AACR Urges Congress to Safeguard Funding for FDA, Cites 35 Drug Approvals in 2011 as Validation of Agency’s Effectiveness
SAN FRANCISCO — Underscoring the importance of a fully funded U.S. Food and Drug Administration in advancing progress in cancer, the American Association for Cancer Research calls on Congress to support the agency’s budget increase recently approved in the U.S. Senate.
“The Food and Drug Administration (FDA) is the vital nexus between discoveries in cancer research and continued improvements in patient care,” said AACR President Judy Garber, M.D., M.P.H. “We need to ensure the FDA has the resources to integrate advances in science and technology into the regulatory process to keep pace with medical product innovation. Patients will be the ones who suffer if the FDA budget falls victim to shortsighted budget cuts.”
The FDA currently operates on annual appropriations of about $2.4 billion. In early November, the Senate passed a FY2012 appropriations measure that boosted the FDA’s budget by $50 million, which contrasts sharply with the $285 million cut to the agency passed by the House earlier this year. House and Senate members are now negotiating a compromise between the two versions. Meanwhile, there are also concerns that the FDA may be a target for the Joint Select Committee on Deficit Reduction, which is tasked with releasing a plan by Nov. 23 to identify $1.2 trillion in deficit reduction over 10 years.
These funding uncertainties will be a looming topic of concern as thousands of academics, scientists and representatives from the pharmaceutical industry convene in San Francisco this weekend for the AACR-NCI-EORTC International Conference: Molecular Targets and Cancer Therapeutics to discuss innovations in drug development, target selection and the impact of new discoveries in molecular biology.
“Rapid advancements in molecular biology and genetics are leading to an abundance of new targets for cancer therapies,” said Frank McCormick, Ph.D., FRS, chair of the AACR Task Force on Regulatory Science and Policy, which was established with the goal of supporting FDA efforts to improve and modernize the regulatory process. “The excitement in this field is palpable, but it is tempered by anxiety over what is happening on Capitol Hill. These discoveries won’t advance to patients quickly enough unless Congress adequately funds the FDA.”
According to a recently released FDA report, the agency has approved 35 new medicines during the past 12 months, among the highest number of approvals in the past decade and surpassed only by 2009. Seven of the new medicines represent major advances in cancer treatment.
“The science underlying these new innovations is expanding at an incredible speed, as we will see at the upcoming AACR-NCI-EORTC conference,” said Margaret Foti, Ph.D., M.D. (h.c.), chief executive officer of the AACR. “It is absolutely essential that Congress provide the FDA the resources needed to keep pace and continue to drive new breakthroughs quickly through the drug development pipeline to patients.”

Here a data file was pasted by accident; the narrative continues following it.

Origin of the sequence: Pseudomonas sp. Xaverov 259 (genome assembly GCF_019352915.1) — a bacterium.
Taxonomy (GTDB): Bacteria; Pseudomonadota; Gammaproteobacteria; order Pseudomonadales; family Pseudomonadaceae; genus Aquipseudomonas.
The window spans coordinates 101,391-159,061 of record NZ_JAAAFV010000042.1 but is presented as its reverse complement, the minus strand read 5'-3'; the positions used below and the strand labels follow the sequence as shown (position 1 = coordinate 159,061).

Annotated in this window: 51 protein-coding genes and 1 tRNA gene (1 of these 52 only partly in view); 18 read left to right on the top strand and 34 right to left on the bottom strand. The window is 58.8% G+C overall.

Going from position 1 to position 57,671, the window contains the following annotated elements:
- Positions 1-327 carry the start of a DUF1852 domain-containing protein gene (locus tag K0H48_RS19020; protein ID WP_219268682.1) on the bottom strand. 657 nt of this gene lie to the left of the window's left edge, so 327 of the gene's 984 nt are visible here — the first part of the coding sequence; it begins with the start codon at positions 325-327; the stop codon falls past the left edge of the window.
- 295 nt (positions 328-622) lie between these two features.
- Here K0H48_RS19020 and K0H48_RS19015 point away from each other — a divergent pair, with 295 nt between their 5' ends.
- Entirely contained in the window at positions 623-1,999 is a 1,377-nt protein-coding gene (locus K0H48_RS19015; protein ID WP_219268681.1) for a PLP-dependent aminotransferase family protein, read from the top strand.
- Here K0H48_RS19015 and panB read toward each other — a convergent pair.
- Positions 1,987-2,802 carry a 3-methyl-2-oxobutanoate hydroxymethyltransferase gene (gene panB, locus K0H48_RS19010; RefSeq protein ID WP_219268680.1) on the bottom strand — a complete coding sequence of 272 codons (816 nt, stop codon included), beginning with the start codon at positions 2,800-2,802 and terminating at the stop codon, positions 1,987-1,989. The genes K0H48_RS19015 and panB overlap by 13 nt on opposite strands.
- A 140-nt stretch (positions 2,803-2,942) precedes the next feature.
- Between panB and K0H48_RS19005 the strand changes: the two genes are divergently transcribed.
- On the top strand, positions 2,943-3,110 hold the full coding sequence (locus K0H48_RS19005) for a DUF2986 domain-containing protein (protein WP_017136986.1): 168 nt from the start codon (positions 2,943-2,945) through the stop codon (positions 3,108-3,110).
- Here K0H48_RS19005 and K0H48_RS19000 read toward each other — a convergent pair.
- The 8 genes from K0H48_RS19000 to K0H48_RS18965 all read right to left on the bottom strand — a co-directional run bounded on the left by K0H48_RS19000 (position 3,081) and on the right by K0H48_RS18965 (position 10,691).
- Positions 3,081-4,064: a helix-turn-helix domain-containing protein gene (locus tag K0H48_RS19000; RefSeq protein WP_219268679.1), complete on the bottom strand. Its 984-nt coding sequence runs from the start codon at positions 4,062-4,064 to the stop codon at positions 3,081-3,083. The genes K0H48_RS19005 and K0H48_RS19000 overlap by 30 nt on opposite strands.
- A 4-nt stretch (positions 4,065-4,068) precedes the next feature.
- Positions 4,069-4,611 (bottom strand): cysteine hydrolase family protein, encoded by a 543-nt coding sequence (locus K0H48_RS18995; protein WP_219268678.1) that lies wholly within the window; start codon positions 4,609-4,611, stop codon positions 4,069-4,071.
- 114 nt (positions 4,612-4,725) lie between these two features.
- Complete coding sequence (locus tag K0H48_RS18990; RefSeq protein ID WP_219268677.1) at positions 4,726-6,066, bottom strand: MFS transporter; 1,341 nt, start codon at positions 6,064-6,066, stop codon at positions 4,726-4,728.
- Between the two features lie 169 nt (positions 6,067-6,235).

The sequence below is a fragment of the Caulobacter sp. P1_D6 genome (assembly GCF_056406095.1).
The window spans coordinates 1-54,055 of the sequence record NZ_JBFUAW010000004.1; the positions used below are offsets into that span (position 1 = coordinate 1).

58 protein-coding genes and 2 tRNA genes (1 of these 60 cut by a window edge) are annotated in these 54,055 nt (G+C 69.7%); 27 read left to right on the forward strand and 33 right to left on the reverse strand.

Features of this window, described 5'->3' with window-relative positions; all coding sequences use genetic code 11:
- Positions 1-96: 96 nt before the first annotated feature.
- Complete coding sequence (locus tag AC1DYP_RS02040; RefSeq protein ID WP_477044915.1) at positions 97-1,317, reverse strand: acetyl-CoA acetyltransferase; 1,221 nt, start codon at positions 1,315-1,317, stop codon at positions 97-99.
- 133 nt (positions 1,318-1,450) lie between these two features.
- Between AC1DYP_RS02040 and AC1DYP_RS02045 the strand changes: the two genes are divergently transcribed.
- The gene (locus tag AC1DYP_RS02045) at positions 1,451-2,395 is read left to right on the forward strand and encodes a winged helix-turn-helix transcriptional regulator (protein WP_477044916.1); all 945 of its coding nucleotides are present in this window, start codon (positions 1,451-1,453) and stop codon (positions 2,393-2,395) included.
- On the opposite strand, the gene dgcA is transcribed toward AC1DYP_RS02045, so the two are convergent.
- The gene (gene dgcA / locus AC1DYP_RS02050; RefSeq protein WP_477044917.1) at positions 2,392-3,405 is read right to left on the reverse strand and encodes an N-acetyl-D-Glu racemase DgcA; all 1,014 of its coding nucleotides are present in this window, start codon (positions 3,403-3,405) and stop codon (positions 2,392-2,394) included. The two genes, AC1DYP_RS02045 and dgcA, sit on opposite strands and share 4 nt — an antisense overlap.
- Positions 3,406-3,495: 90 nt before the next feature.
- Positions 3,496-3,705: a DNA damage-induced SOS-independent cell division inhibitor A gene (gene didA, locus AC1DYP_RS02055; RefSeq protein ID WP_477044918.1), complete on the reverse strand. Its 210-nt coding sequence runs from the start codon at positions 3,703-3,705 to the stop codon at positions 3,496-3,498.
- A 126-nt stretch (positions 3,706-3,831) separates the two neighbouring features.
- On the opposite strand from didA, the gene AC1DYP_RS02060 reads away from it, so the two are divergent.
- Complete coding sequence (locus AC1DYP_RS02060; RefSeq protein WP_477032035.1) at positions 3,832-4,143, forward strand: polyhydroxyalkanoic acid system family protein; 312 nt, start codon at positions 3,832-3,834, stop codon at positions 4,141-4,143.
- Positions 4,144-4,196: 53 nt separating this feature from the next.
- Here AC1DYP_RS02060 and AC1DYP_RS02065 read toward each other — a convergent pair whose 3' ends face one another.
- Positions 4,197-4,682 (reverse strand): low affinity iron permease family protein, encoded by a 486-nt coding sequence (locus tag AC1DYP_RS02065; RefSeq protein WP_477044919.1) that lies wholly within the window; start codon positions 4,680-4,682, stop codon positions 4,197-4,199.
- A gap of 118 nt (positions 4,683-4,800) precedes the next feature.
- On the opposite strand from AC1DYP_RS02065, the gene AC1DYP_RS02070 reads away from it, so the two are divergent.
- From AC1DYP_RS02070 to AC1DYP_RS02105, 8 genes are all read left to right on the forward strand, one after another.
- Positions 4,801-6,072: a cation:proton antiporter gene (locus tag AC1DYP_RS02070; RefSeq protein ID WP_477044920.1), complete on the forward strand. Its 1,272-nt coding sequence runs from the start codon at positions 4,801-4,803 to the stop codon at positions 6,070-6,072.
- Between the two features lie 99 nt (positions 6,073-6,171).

The mission of the American Association for Cancer Research is to prevent and cure cancer. Founded in 1907, the AACR is the world’s oldest and largest professional organization dedicated to advancing cancer research. The membership includes 33,000 laboratory, translational and clinical researchers; health care professionals; and cancer survivors and advocates in the United States and more than 90 other countries. The AACR marshals the full spectrum of expertise from the cancer community to accelerate progress in the prevention, diagnosis and treatment of cancer through high-quality scientific and educational programs. It funds innovative, meritorious research grants, research fellowships and career development awards to young investigators, and it also funds cutting-edge research projects conducted by senior researchers. The AACR has numerous fruitful collaborations with organizations and foundations in the U.S. and abroad, and functions as the Scientific Partner of Stand Up To Cancer, a charitable initiative that supports groundbreaking research aimed at getting new cancer treatments to patients in an accelerated time frame. The AACR Annual Meeting attracts more than 17,000 participants who share the latest discoveries and developments in the field. Special Conferences throughout the year present novel data across a wide variety of topics in cancer research, treatment and patient care, and Educational Workshops are held for the training of young cancer investigators. The AACR publishes seven major peer-reviewed journals: Cancer Discovery; Cancer Research; Clinical Cancer Research; Cancer Epidemiology, Biomarkers & Prevention; Molecular Cancer Therapeutics; Molecular Cancer Research; and Cancer Prevention Research. In 2010, AACR journals received 20 percent of the total number of citations given to oncology journals. The AACR also publishes Cancer Today, a magazine for cancer patients, survivors and their caregivers, which provides practical knowledge and new hope for cancer survivors. A major goal of the AACR is to educate the general public and policymakers about the value of cancer research in improving public health, the vital importance of increases in sustained funding for cancer research and biomedical science, and the need for national policies that foster innovation and the acceleration of progress against the 200 diseases we call cancer.